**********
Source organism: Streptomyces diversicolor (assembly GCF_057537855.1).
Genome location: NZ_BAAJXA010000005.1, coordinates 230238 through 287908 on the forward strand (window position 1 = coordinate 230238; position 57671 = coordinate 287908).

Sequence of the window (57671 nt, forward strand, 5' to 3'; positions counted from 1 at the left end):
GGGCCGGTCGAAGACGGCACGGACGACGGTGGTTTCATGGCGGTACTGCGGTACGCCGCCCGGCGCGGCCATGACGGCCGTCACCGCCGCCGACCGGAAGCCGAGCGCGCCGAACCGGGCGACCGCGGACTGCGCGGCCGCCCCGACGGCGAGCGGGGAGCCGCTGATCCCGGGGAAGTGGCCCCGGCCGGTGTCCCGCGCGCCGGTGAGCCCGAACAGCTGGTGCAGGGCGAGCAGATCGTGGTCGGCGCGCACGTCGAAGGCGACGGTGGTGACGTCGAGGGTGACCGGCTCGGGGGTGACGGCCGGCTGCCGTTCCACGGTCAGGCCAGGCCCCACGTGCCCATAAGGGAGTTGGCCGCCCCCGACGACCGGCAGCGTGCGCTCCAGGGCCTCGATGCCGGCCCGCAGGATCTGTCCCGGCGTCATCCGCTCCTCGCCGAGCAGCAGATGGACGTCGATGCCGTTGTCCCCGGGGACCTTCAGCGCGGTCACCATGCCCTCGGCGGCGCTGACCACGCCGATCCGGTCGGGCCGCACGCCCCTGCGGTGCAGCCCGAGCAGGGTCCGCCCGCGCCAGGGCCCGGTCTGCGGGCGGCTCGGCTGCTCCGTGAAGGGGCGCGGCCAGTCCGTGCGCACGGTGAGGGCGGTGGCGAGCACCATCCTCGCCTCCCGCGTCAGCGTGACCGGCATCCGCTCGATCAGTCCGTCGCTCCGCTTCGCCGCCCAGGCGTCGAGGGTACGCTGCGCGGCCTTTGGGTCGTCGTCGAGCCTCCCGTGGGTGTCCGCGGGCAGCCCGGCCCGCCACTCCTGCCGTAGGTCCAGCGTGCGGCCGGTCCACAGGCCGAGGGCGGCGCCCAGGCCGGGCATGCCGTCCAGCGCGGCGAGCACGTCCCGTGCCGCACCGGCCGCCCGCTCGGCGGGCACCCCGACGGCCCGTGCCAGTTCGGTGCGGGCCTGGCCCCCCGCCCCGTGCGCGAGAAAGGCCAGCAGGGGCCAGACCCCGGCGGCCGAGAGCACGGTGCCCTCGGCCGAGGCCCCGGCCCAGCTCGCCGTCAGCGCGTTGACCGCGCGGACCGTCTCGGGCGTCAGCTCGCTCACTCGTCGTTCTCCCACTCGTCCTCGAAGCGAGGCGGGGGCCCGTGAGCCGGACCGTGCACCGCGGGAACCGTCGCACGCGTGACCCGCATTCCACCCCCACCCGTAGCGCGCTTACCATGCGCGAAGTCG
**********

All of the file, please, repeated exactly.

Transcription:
Source organism: Streptomyces diversicolor (assembly GCF_057537855.1).
Genome location: NZ_BAAJXA010000005.1, coordinates 230238 through 287908 on the forward strand (window position 1 = coordinate 230238; position 57671 = coordinate 287908).

Sequence of the window (57671 nt, forward strand, 5' to 3'; positions counted from 1 at the left end):
GGGCCGGTCGAAGACGGCACGGACGACGGTGGTTTCATGGCGGTACTGCGGTACGCCGCCCGGCGCGGCCATGACGGCCGTCACCGCCGCCGACCGGAAGCCGAGCGCGCCGAACCGGGCGACCGCGGACTGCGCGGCCGCCCCGACGGCGAGCGGGGAGCCGCTGATCCCGGGGAAGTGGCCCCGGCCGGTGTCCCGCGCGCCGGTGAGCCCGAACAGCTGGTGCAGGGCGAGCAGATCGTGGTCGGCGCGCACGTCGAAGGCGACGGTGGTGACGTCGAGGGTGACCGGCTCGGGGGTGACGGCCGGCTGCCGTTCCACGGTCAGGCCAGGCCCCACGTGCCCATAAGGGAGTTGGCCGCCCCCGACGACCGGCAGCGTGCGCTCCAGGGCCTCGATGCCGGCCCGCAGGATCTGTCCCGGCGTCATCCGCTCCTCGCCGAGCAGCAGATGGACGTCGATGCCGTTGTCCCCGGGGACCTTCAGCGCGGTCACCATGCCCTCGGCGGCGCTGACCACGCCGATCCGGTCGGGCCGCACGCCCCTGCGGTGCAGCCCGAGCAGGGTCCGCCCGCGCCAGGGCCCGGTCTGCGGGCGGCTCGGCTGCTCCGTGAAGGGGCGCGGCCAGTCCGTGCGCACGGTGAGGGCGGTGGCGAGCACCATCCTCGCCTCCCGCGTCAGCGTGACCGGCATCCGCTCGATCAGTCCGTCGCTCCGCTTCGCCGCCCAGGCGTCGAGGGTACGCTGCGCGGCCTTTGGGTCGTCGTCGAGCCTCCCGTGGGTGTCCGCGGGCAGCCCGGCCCGCCACTCCTGCCGTAGGTCCAGCGTGCGGCCGGTCCACAGGCCGAGGGCGGCGCCCAGGCCGGGCATGCCGTCCAGCGCGGCGAGCACGTCCCGTGCCGCACCGGCCGCCCGCTCGGCGGGCACCCCGACGGCCCGTGCCAGTTCGGTGCGGGCCTGGCCCCCCGCCCCGTGCGCGAGAAAGGCCAGCAGGGGCCAGACCCCGGCGGCCGAGAGCACGGTGCCCTCGGCCGAGGCCCCGGCCCAGCTCGCCGTCAGCGCGTTGACCGCGCGGACCGTCTCGGGCGTCAGCTCGCTCACTCGTCGTTCTCCCACTCGTCCTCGAAGCGAGGCGGGGGCCCGTGAGCCGGACCGTGCACCGCGGGAACCGTCGCACGCGTGACCCGCATTCCACCCCCACCCGTAGCGCGCTTACCATGCGCGAAGTCG